What happens when a job description is too specific, too vague, or relies on assumptions about what counts as meeting the qualifications? The pool of candidates might shrink and become less diverse. In an effort to refine its search and hire process and become an equitable people-centered employer of choice, CU Denver is piloting a new search advocate program. The role of a search advocate is to advance inclusive excellence by asking questions to help search committee members test their thinking, identify and promote practices that advance equity, access and inclusion, and minimize the impacts of cognitive and structural biases.
Two search advocates in the first cohort are Amy Ferrell, PhD, associate professor of special education in the School of Education & Human Development, who is serving on the search committee for the new dean of SEHD, and James Speed, policy coordinator for the Office for Diversity, Equity and Inclusion, who is serving on the search committee for the assistant vice chancellor for research. In 2020, they took a required 16-hour training, hosted by the CU System DEI Office and led by Oregon State University, which has trained more than 800 of its faculty and staff on research-based, best practices for equitable hiring processes. Search advocates play a vital role throughout the search processes in position development and job posting, recruitment, screening, interviews, references, evaluation, and onboarding. Often, these members serve as external or non-voting members of the committee in order to help maintain impartiality.
“The idea is to broaden the candidate pool and screen people in rather than out,” said Ferrell, whose research centers on diversity, equity, inclusion, and power within systems. She added, “Inclusion doesn’t resolve power imbalances, though. We have to take care of people after they get here, so this is one small way to check the status quo within our systems.”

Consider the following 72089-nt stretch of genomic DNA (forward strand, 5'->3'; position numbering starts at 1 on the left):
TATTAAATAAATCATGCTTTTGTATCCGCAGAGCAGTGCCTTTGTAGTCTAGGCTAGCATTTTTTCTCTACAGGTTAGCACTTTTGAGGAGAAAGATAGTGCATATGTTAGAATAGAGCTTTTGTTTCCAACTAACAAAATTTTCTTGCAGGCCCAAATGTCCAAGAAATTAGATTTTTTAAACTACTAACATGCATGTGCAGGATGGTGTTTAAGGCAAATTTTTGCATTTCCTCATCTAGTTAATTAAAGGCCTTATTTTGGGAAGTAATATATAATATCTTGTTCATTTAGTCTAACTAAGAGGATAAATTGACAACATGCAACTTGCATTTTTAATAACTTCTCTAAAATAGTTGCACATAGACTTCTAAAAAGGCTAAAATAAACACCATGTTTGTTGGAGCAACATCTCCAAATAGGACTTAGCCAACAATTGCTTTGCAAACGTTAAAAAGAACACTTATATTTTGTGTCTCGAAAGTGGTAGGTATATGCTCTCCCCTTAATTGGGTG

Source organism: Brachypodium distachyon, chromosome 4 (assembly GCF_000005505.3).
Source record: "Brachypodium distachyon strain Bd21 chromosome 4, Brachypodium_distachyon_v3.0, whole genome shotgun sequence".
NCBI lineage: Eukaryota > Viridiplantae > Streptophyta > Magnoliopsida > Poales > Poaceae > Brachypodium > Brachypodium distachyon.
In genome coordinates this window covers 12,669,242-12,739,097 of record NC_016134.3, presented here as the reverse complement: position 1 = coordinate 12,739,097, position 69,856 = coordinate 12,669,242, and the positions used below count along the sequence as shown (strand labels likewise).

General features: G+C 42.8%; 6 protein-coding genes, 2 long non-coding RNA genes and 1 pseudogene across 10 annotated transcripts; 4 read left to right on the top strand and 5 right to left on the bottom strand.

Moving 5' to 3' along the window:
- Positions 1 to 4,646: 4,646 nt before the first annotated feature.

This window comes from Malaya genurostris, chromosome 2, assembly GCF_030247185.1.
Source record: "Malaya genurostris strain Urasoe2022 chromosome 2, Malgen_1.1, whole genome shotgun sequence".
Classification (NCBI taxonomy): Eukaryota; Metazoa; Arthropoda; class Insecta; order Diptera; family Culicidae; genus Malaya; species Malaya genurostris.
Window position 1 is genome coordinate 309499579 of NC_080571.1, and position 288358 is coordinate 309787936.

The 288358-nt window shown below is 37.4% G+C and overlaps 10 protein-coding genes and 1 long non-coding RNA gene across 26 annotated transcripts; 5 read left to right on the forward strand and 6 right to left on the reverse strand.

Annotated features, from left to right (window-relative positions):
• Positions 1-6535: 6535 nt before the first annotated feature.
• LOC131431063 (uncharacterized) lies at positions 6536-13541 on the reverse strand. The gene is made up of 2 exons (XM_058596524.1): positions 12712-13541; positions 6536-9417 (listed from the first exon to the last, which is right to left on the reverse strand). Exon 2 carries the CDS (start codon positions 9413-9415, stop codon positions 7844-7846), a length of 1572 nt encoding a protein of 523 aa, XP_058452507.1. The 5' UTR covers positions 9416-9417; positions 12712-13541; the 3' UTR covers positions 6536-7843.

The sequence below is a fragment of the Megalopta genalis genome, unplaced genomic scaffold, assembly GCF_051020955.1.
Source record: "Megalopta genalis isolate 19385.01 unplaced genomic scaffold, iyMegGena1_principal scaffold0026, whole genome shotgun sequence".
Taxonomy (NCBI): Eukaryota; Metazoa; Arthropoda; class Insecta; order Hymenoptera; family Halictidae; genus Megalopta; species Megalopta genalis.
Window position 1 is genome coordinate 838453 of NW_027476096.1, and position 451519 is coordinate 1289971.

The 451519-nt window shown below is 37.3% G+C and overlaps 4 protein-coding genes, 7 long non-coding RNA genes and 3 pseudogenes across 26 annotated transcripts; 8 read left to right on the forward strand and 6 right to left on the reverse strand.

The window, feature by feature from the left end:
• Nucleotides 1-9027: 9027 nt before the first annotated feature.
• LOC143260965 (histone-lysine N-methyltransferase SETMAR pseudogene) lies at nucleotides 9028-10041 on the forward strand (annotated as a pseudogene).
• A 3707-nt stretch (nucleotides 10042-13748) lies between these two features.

Speed said search advocates help committees avoid groupthink and personal biases. “When someone says an individual is a ‘great fit’ for a position, we are asking the committee to explore what exactly that means,” Speed said. “It creates a common understanding and language, and creates a space where everyone on a search committee feels comfortable contributing.”
The CU system is partnering with Oregon State University for three years and will host search advocate training twice a year. To date, 59 individuals across the system have received the training. Ferrell would like to see staff search advocates serving on faculty searches to “practice what we preach” and value others’ expertise regardless of rank or position. Those who are interested in becoming a search advocate should contact their supervisors, who will in turn receive a call from the Office of the Provost and Office for DEI when the next staff and faculty cohorts are to be trained in the coming year. Those involved in the program agree that this work is necessary for CU Denver to become an equity-serving institution that prioritizes diversity and inclusion in how it reimagines the workforce needed to serve an increasingly diverse student population and body of knowledge in a globally connected world.
“Diverse talent hires happen because our search committees and the hiring managers live out an equity mindset long before the job description is even posted. What kind of institution do we want to become is written in our 2030 Strategic Plan, and the search advocate program is but one on-ramp in the journey,” said Vice Chancellor for Diversity, Equity, and Inclusion Antonio Farias. “We are working with researched, effective practices. If we get it right, everyone wins.”